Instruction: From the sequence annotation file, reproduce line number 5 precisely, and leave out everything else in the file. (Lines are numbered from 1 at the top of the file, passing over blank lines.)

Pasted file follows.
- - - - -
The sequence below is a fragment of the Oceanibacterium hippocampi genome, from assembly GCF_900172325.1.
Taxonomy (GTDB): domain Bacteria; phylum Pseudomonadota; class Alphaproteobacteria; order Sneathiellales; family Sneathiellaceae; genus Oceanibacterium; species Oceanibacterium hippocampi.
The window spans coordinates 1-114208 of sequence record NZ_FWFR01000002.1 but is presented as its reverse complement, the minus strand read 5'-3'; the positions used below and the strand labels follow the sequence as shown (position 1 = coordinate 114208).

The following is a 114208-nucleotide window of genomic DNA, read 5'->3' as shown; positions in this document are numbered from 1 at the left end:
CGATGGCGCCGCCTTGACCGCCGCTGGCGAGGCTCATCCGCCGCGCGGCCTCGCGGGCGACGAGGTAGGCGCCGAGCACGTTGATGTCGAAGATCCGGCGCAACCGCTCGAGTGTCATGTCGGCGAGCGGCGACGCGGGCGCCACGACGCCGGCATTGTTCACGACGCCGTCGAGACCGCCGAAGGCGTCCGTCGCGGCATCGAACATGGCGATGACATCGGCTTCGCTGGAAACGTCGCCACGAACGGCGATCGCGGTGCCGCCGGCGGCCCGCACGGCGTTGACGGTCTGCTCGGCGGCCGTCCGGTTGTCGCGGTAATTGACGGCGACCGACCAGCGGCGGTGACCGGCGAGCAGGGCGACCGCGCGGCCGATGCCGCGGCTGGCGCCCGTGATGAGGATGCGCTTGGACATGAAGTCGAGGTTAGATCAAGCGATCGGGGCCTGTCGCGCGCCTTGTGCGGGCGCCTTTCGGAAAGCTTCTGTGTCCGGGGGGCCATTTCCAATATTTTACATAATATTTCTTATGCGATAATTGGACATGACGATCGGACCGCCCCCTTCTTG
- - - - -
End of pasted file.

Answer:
CGATGGCGCCGCCTTGACCGCCGCTGGCGAGGCTCATCCGCCGCGCGGCCTCGCGGGCGACGAGGTAGGCGCCGAGCACGTTGATGTCGAAGATCCGGCGCAACCGCTCGAGTGTCATGTCGGCGAGCGGCGACGCGGGCGCCACGACGCCGGCATTGTTCACGACGCCGTCGAGACCGCCGAAGGCGTCCGTCGCGGCATCGAACATGGCGATGACATCGGCTTCGCTGGAAACGTCGCCACGAACGGCGATCGCGGTGCCGCCGGCGGCCCGCACGGCGTTGACGGTCTGCTCGGCGGCCGTCCGGTTGTCGCGGTAATTGACGGCGACCGACCAGCGGCGGTGACCGGCGAGCAGGGCGACCGCGCGGCCGATGCCGCGGCTGGCGCCCGTGATGAGGATGCGCTTGGACATGAAGTCGAGGTTAGATCAAGCGATCGGGGCCTGTCGCGCGCCTTGTGCGGGCGCCTTTCGGAAAGCTTCTGTGTCCGGGGGGCCATTTCCAATATTTTACATAATATTTCTTATGCGATAATTGGACATGACGATCGGACCGCCCCCTTCTTG